4. Many human abilities are as much instinctive as thoughtful. Excellence at work requires thought rather than just responding instinctively.

More and more, modern research is showing how much of our human capability to do and to interact with others utilizes ability systems that located in the pre-conscious parts of our brains. These evolved ability systems let us become the dominant species on the planet hundreds of thousands of years ago.

Somewhere in the past 40,000 years or so, we began to move from being tribal creatures to being societal ones. We started to live in conglomerations of individuals which were bigger than one tribe. Previously, as simple tribal members, we might have had occasional interactions with members of a number of other geographically local tribes. But as societal creatures, we developed (i.e. added) the ability to be concurrent members of a number of tribe-like social collections that exist within our societies.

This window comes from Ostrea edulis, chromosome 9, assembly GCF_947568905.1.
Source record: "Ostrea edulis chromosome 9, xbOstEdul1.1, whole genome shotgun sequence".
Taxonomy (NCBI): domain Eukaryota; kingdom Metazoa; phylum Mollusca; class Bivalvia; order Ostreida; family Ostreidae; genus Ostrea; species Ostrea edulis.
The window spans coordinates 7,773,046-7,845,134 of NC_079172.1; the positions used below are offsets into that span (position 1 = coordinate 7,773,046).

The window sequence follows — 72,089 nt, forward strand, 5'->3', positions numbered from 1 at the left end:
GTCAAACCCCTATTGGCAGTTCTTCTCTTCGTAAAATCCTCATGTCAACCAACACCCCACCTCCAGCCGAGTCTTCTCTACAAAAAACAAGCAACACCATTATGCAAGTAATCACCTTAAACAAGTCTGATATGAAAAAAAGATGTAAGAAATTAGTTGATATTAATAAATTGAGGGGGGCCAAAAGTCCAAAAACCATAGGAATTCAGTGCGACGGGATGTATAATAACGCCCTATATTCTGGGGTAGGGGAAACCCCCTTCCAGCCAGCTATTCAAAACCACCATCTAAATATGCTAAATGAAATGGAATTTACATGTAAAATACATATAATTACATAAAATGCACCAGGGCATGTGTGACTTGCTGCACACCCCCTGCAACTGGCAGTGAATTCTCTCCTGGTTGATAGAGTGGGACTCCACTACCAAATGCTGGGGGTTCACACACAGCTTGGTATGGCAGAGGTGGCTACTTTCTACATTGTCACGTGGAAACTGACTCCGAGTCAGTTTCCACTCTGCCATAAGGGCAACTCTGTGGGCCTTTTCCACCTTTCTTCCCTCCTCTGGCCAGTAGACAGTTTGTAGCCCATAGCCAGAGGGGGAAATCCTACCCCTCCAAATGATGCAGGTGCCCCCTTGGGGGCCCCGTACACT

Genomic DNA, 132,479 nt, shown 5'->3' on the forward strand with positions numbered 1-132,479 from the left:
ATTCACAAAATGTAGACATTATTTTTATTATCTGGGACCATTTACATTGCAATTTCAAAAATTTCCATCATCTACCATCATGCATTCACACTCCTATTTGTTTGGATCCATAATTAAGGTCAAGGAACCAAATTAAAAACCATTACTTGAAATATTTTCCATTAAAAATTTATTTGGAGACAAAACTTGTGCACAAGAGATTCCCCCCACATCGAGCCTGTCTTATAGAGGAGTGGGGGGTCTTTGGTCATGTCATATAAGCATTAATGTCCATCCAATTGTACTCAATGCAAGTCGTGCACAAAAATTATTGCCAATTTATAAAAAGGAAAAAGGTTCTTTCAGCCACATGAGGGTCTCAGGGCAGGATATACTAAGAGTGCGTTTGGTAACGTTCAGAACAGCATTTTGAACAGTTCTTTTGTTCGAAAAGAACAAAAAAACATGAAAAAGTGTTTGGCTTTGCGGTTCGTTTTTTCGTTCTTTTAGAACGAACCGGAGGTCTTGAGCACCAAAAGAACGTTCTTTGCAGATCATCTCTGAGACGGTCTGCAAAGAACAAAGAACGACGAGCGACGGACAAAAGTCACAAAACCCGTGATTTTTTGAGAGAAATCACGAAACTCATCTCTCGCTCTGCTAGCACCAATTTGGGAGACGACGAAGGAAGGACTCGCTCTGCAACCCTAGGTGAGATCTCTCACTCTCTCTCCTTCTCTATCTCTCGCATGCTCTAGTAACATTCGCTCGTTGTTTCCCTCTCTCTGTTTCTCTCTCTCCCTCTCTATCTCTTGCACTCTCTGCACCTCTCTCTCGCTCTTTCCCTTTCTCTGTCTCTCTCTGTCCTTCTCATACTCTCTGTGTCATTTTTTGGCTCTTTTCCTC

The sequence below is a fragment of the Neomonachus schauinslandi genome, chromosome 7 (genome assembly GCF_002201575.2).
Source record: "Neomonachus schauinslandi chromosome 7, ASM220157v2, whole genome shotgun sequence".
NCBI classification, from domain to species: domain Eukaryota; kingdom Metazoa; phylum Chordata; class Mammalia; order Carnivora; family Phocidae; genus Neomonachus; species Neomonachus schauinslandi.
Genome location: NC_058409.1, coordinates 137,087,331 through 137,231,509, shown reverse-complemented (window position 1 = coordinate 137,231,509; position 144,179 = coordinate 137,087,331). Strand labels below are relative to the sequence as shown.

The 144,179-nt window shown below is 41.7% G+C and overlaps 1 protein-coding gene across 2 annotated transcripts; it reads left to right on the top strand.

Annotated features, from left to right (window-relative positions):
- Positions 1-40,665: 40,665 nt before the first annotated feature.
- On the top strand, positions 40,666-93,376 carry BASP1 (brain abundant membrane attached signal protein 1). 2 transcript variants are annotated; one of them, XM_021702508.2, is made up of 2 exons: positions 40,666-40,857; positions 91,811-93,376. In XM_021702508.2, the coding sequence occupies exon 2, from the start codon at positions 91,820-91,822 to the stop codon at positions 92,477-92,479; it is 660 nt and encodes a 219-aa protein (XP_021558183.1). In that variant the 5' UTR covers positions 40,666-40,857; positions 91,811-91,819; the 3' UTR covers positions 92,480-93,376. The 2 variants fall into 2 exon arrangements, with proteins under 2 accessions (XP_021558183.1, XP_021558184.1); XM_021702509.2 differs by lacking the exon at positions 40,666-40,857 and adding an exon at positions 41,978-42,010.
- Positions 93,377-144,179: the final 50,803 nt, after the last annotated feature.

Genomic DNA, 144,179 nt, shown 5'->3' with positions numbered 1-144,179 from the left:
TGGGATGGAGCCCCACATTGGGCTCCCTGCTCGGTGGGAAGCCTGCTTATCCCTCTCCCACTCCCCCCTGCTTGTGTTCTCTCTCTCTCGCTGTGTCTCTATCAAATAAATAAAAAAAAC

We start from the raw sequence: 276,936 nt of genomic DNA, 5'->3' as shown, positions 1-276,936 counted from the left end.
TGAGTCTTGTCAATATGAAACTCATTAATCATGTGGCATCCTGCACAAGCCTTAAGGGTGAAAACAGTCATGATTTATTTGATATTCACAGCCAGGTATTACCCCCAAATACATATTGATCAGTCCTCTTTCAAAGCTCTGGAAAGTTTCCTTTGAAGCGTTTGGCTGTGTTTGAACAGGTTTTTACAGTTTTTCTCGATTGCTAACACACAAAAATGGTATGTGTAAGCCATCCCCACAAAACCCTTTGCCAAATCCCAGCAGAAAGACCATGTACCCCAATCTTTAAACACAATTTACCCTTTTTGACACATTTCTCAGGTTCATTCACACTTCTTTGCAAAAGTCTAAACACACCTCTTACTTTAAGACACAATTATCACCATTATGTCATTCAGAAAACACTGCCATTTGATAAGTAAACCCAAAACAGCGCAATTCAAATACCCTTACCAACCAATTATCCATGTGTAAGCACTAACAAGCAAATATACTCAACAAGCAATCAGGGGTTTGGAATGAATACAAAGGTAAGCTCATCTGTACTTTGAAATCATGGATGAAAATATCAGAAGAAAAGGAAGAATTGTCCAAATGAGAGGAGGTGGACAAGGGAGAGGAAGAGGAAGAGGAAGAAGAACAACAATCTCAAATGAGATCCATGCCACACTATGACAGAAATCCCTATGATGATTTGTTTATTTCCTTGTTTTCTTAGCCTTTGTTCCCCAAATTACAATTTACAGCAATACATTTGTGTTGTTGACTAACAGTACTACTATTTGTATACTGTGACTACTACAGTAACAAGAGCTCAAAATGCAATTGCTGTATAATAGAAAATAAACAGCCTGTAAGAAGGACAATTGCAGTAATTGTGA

As societal creatures, we developed organizations that specialized in achieving at least some of the objectives of each of their members. We shaped these organizations in which that reflected our evolution as tribal beings. Our organizations have hierarchies and insider/outsider dynamics that we developed as tribal creatures. At the same time, as societal creatures, we developed shared mechanisms and processes for collaborating within and across these organizations.

Organizations traded with other organizations for the resources needed to achieve those objectives of each organization’s members. Thoughtful, structured, planned ways of interacting with individuals in these other organizations became as important a part of our human abilities as our instinctive ways of interacting with other individuals in families and in tribes.